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The process of applying for a Green Card is already notoriously complex, but the Trump administration took steps on Monday to make the process even more difficult. Far more Green Card applicants will now be required to attend an interview, which is something that was waived in an effort to streamline the process. Applications made by fiancees and parents of US citizens are expected to remain unchanged.
According to the current USCIS guidelines, many individuals have their interview waived, particularly in the case of individuals with exceptional abilities and those with employer backing. However, as of Monday, the department responsible for issuing green cards plans to expand interviews for those applying underemployment or refugee status will now be interviewed as standard. This is expected to slow down the process significantly for those hoping to acquire permanent residency in the United States.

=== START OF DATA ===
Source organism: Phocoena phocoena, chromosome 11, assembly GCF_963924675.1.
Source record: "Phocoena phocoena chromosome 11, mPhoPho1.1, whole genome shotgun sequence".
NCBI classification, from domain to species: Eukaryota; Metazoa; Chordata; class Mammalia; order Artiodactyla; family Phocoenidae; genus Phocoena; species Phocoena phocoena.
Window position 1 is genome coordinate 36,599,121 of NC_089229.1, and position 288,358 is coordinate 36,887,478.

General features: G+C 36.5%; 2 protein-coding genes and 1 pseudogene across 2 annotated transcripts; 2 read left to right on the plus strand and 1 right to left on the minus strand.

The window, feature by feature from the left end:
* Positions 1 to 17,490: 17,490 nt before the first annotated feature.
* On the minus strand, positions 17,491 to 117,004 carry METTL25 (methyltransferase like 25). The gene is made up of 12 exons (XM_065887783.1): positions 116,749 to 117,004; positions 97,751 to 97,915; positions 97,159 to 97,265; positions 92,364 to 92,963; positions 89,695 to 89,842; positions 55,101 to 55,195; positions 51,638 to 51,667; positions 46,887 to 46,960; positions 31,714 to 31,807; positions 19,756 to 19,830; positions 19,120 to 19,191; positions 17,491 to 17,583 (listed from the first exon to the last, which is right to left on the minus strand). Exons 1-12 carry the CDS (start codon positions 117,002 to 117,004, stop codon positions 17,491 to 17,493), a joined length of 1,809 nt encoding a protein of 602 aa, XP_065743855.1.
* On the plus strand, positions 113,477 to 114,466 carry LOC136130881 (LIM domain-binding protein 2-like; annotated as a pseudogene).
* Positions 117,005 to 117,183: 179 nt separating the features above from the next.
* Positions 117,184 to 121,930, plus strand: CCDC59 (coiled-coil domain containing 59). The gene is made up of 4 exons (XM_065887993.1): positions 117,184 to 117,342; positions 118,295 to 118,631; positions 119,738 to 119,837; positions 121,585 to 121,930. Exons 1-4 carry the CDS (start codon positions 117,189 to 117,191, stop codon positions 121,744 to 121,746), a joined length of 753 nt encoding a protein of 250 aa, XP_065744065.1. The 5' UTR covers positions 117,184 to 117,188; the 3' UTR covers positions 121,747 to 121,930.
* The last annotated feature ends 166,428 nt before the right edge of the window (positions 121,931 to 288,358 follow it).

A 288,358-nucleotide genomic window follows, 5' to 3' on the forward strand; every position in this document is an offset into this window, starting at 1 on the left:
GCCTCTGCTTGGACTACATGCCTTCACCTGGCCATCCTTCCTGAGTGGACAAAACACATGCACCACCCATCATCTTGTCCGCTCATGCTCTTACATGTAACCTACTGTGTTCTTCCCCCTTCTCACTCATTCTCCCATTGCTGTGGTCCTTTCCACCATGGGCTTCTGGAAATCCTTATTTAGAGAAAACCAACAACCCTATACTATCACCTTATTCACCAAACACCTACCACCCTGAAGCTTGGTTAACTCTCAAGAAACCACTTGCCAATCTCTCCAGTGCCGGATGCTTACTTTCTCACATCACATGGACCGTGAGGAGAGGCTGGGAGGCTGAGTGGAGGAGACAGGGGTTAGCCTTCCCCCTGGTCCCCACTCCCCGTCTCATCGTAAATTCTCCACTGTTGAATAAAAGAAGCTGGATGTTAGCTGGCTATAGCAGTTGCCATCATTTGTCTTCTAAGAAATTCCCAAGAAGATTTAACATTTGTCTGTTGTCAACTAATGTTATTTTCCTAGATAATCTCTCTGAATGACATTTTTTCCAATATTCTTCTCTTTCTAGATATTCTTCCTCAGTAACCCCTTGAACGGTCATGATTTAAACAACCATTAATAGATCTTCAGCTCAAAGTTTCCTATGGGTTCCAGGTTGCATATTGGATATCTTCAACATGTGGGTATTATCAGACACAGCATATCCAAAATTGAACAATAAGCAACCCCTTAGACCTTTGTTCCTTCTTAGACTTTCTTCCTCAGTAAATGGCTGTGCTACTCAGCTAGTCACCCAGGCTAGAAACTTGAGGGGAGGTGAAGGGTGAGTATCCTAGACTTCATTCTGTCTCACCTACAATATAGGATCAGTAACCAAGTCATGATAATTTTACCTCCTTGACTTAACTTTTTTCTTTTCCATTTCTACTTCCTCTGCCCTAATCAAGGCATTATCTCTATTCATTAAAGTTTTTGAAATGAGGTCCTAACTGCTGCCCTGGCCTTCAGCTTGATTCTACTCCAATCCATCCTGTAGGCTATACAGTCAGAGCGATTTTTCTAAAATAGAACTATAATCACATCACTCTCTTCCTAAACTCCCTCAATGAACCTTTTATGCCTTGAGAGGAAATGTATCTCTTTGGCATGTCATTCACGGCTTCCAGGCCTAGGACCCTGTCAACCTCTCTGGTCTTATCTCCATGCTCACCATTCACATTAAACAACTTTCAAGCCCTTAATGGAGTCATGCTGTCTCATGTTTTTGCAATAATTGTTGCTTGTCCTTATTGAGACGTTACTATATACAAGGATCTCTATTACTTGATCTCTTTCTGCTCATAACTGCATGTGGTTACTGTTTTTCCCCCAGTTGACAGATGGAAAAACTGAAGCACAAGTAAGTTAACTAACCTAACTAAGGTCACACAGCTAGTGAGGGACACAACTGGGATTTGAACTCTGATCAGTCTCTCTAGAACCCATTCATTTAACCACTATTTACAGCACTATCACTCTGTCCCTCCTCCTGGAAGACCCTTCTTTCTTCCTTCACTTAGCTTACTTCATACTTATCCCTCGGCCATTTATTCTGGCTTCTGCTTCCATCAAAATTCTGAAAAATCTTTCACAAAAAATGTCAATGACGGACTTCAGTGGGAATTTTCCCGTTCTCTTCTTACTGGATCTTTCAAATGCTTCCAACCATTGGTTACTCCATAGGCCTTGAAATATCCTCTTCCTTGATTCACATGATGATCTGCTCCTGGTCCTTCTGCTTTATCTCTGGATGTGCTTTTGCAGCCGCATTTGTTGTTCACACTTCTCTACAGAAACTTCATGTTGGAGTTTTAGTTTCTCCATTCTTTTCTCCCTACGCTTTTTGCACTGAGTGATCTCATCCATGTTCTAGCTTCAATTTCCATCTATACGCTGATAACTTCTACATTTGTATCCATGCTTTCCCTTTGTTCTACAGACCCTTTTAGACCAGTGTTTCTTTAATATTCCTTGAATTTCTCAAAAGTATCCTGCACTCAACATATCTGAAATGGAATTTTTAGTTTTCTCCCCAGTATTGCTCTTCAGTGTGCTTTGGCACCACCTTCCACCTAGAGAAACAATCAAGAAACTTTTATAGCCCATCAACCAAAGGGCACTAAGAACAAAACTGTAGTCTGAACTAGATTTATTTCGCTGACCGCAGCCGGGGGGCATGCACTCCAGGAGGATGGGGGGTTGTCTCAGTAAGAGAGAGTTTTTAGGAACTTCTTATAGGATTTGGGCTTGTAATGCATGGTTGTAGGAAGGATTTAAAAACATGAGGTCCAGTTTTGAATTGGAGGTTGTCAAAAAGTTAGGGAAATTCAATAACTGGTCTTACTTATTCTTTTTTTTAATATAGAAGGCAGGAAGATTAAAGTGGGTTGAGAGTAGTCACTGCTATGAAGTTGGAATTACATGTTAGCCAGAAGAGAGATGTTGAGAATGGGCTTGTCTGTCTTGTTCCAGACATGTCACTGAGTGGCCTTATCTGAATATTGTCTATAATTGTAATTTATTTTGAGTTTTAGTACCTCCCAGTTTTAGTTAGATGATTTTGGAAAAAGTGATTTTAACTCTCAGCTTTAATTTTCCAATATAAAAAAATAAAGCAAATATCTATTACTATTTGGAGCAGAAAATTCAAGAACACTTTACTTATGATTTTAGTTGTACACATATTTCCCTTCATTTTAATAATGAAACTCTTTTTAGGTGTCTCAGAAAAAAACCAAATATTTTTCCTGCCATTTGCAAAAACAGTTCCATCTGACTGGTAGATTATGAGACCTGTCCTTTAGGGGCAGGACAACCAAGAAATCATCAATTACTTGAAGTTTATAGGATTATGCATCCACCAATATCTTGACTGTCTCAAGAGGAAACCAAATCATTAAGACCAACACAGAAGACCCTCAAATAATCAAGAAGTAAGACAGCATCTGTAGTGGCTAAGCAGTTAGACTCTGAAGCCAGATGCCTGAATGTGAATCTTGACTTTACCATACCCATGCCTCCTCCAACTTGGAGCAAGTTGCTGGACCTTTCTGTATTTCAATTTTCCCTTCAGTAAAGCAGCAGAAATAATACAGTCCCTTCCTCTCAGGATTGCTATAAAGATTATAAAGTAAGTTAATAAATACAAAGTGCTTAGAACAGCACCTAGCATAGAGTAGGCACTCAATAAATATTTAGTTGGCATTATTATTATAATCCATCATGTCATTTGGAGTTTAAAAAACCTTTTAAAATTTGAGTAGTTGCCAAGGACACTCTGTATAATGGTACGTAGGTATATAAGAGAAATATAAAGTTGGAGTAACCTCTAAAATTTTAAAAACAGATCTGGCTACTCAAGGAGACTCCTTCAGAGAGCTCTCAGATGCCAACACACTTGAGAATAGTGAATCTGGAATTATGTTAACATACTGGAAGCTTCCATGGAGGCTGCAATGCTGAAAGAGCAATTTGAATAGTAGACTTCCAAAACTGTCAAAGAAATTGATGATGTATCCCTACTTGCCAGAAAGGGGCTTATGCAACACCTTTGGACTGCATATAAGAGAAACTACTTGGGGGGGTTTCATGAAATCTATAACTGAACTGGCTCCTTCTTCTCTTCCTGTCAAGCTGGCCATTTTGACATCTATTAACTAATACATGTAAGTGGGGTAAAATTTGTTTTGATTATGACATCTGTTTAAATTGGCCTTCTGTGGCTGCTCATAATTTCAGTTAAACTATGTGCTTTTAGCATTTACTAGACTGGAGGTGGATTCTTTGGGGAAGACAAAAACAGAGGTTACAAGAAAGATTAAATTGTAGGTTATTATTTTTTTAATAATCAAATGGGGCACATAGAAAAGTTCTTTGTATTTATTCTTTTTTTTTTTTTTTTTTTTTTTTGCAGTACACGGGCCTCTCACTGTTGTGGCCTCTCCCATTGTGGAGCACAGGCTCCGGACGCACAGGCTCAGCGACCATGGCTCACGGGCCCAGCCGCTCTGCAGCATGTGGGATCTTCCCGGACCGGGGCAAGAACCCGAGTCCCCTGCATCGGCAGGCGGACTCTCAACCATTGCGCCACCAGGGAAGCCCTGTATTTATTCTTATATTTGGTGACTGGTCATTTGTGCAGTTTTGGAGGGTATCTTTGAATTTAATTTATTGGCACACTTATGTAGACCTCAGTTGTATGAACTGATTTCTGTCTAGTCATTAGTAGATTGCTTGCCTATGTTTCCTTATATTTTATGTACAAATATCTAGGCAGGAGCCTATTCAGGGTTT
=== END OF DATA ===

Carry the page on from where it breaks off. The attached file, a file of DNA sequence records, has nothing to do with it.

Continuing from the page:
The latest executive order to be put into play by the Trump administration is set to be enforced from the 1st October 2017. In the past, the Obama administration looked into expanding interviews for individuals based on risk factors such as country of origin. The executive order from the Trump administration is thought to stem from Trump’s order which is known as the Travel Ban. It is also thought to be required in order to combat fraud.
It is not understood how employment-based applications might be considered a risk factor for terrorist activity or fraud. Former USCIS Director, Leon Rodriguez said: “You are applying a limited resource to do this. The question is, why? Really, in terms of the ways you could be screening people in for interviews, why is employment-based a risk, compared to other categories and other ways that you might screen for risk?”
Critics are concerned about the impact this might have on Green Card processing times, which already take over a year, on average. As of September 2016, it took USCIS 333 days to process an employment-based application, and this is without an interview. The new policy could impact around 180,000 people per year. According to the USCIS Director James W. McCament, new training and technology will be put to use in order to handle the increased pressure on the system.